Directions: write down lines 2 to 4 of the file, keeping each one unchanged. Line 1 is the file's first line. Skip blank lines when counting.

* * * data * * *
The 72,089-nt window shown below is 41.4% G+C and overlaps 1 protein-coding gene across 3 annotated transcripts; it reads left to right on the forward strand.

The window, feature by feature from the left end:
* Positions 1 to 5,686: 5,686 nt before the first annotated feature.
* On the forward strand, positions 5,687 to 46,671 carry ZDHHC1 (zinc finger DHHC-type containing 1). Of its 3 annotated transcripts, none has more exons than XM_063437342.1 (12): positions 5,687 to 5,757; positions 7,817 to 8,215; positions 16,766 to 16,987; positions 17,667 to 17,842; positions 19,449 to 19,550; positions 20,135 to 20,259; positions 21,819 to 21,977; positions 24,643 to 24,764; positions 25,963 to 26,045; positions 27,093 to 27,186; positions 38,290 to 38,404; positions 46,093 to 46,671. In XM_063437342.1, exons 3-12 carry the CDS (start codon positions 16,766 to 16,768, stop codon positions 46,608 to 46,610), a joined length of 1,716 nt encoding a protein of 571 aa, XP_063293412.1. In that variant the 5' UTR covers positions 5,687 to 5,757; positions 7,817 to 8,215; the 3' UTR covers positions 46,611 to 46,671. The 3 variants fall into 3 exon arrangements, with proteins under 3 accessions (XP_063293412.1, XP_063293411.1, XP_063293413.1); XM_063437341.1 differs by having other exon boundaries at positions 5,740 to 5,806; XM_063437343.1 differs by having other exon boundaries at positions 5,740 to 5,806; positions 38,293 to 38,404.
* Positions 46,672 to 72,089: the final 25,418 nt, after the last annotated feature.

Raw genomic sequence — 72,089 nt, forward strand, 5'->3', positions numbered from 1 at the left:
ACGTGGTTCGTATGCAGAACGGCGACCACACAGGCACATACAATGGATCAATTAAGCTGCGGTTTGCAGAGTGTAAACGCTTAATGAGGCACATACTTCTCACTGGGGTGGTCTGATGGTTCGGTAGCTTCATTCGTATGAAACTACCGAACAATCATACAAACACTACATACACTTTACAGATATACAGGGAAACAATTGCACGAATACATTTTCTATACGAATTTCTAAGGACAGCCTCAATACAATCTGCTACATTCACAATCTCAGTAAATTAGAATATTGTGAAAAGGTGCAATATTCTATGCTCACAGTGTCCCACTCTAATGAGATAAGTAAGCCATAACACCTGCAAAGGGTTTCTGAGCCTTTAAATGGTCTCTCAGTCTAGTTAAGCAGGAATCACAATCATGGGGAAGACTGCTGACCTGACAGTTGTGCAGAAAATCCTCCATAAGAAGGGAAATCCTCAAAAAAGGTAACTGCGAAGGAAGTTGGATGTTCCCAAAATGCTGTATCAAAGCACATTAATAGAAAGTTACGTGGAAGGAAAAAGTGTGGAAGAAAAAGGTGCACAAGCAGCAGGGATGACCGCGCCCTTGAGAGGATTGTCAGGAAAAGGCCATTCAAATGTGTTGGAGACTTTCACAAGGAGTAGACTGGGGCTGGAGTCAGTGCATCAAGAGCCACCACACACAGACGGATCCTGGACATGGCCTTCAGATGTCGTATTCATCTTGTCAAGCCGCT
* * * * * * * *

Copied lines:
The window, feature by feature from the left end:
* Positions 1 to 5,686: 5,686 nt before the first annotated feature.
* On the forward strand, positions 5,687 to 46,671 carry ZDHHC1 (zinc finger DHHC-type containing 1). Of its 3 annotated transcripts, none has more exons than XM_063437342.1 (12): positions 5,687 to 5,757; positions 7,817 to 8,215; positions 16,766 to 16,987; positions 17,667 to 17,842; positions 19,449 to 19,550; positions 20,135 to 20,259; positions 21,819 to 21,977; positions 24,643 to 24,764; positions 25,963 to 26,045; positions 27,093 to 27,186; positions 38,290 to 38,404; positions 46,093 to 46,671. In XM_063437342.1, exons 3-12 carry the CDS (start codon positions 16,766 to 16,768, stop codon positions 46,608 to 46,610), a joined length of 1,716 nt encoding a protein of 571 aa, XP_063293412.1. In that variant the 5' UTR covers positions 5,687 to 5,757; positions 7,817 to 8,215; the 3' UTR covers positions 46,611 to 46,671. The 3 variants fall into 3 exon arrangements, with proteins under 3 accessions (XP_063293412.1, XP_063293411.1, XP_063293413.1); XM_063437341.1 differs by having other exon boundaries at positions 5,740 to 5,806; XM_063437343.1 differs by having other exon boundaries at positions 5,740 to 5,806; positions 38,293 to 38,404.